FRACAS’ current top-ranked golfer in the world is Justin Thomas, and he is also the model’s favorite to win.
Thomas has the long-term skill (ranked second in long-term FRACAS), the current form, and the fit to the course to make him the clear favorite. Among players with more than 10 scored rounds in 2022, Thomas ranks behind only Cameron Smith in field-adjusted strokes gained per round.
2022 Leaders In Field-Adjusted Strokes Gained Per Round
|Name||2022 Rounds||Total FA-Strokes Gained||Avg. FA-Strokes Gained|
Jon Rahm has had a disappointing start to 2020 by his standards, but he’s buoyed by his long-term baseline which remains the highest in the world. Like most top golfers, his profile also fits Augusta National extremely well. He has the prowess off the tee to create proper angles and distances into the challenging greens, and is in fine form with the driver, gaining an average of 5.7 strokes off the tee in his last five tournaments. His short game has been letting him down of late, losing almost three strokes per tournament on and around the greens, but he’s had spike weeks with his putter in the past, gaining over four strokes putting in both the Sentry Tournament of Champions and last year’s BMW Championship.
Patrick Cantlay, Daniel Berger, and Viktor Hovland round out our top five. All three players are currently playing above their long-term baselines, are ranked in the top six per FRACAS, and have good course fit. Berger is perhaps the most surprising of names in our top five. His Masters record is not particularly strong, but he’s coming off back-to-back top-10 finishes in his last two majors and appears to be back to full healthy after a back injury kept him out of a few tournaments in February.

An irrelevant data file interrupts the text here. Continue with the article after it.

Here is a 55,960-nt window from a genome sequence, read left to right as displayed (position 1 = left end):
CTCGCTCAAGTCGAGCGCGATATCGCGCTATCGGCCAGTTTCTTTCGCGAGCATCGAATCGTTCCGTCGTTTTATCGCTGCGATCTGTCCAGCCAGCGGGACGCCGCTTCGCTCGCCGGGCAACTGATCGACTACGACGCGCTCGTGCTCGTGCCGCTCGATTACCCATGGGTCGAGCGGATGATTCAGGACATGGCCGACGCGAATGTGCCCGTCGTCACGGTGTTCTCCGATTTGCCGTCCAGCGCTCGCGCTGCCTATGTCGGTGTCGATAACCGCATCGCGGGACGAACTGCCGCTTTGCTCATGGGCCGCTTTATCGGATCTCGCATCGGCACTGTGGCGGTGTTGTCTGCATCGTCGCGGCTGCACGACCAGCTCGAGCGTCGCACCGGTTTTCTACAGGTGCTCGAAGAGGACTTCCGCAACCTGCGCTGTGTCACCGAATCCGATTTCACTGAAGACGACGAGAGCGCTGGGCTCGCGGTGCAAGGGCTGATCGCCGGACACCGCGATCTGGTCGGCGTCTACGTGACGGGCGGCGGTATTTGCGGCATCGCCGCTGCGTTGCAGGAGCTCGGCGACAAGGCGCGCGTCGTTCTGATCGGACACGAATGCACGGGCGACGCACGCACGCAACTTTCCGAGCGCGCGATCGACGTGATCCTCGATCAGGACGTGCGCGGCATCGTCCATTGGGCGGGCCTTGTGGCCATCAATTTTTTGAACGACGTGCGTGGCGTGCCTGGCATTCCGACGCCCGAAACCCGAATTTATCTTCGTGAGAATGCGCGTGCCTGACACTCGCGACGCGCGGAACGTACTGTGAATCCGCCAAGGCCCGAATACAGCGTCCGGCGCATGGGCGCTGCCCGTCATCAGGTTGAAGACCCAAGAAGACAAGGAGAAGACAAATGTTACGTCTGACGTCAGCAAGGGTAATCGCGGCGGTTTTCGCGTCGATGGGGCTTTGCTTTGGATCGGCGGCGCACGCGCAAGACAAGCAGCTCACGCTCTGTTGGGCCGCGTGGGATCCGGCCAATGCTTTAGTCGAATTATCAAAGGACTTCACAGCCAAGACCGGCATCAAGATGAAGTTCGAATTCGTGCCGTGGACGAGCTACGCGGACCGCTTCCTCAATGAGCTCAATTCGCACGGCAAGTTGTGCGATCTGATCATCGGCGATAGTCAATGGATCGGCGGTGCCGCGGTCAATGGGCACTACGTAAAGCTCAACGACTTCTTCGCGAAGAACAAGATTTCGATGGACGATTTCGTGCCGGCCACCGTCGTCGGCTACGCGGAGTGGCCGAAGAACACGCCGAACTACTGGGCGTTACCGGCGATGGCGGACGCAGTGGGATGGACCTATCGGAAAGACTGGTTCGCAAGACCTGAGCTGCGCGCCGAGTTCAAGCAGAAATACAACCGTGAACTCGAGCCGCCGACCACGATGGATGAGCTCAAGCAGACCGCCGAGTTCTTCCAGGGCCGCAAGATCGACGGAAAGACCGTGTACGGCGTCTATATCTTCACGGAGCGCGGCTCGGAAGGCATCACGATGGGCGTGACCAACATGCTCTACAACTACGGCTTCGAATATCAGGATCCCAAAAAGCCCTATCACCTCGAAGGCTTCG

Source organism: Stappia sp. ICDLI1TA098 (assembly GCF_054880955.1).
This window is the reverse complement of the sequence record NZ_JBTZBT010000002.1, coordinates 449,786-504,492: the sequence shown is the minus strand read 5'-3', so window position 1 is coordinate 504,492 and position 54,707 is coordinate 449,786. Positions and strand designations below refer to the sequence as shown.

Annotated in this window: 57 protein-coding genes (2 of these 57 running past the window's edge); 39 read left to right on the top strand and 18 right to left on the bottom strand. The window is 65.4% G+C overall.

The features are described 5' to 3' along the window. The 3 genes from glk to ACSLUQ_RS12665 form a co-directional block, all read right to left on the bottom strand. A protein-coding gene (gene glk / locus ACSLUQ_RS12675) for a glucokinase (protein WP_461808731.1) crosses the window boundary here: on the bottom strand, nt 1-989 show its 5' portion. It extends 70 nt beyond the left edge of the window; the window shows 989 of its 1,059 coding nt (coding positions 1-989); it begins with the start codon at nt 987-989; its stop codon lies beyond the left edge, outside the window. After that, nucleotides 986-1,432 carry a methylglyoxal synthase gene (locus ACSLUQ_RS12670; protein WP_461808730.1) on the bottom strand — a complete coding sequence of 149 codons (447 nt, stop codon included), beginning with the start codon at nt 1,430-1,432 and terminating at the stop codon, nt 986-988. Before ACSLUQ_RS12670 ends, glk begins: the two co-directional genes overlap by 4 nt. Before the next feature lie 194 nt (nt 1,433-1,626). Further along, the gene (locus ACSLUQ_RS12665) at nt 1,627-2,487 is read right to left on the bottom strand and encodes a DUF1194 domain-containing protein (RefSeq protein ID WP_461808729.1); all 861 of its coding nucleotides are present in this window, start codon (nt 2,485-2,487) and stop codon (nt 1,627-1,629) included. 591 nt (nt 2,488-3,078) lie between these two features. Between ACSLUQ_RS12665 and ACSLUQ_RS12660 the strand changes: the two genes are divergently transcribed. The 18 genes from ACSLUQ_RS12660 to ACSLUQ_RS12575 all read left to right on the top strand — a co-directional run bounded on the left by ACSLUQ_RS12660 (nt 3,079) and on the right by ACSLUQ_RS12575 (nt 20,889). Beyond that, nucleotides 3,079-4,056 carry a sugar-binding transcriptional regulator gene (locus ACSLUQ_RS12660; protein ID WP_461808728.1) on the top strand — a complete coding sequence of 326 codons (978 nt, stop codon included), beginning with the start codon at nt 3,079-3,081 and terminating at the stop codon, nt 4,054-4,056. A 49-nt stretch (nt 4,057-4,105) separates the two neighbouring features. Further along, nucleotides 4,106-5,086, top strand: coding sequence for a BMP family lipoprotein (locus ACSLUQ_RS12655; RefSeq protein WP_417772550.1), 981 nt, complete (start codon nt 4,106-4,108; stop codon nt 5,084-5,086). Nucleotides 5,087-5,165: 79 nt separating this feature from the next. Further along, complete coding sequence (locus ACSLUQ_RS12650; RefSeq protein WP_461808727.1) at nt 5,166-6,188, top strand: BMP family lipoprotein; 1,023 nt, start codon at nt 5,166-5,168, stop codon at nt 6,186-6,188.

Rory McIlroy remains in search of the grand slam, and while his form was trending in the right direction to start the year, missing the cut at last week’s Texas Open poured a little cold water on his trendlines and he’s now 16th in field-adjusted strokes gained per round in 2022. However, his ability to score keeps him close to the top in projected win percentage. McIlroy, Hovland, Scottie Scheffler, and Dustin Johnson have four of the top seven scoring variances of players with greater than a 1% chance to win. These are guys who have all the shots needed to compete, but they also have a tendency to implode.
Also appearing in the top 10 are Cameron Smith and Sam Burns. Burns is playing in his first Masters, and is our favorite for low debutant. Smith is currently FRACAS’ second-ranked player in the world, and has had the best 2022 of anyone in the field. So why is he only eighth in our projections? Surprisingly, course fit is our answer. Only Vijay Singh gets a bigger downgrade for course than Smith, and it’s because of how he traditionally does on long/difficult par 4s.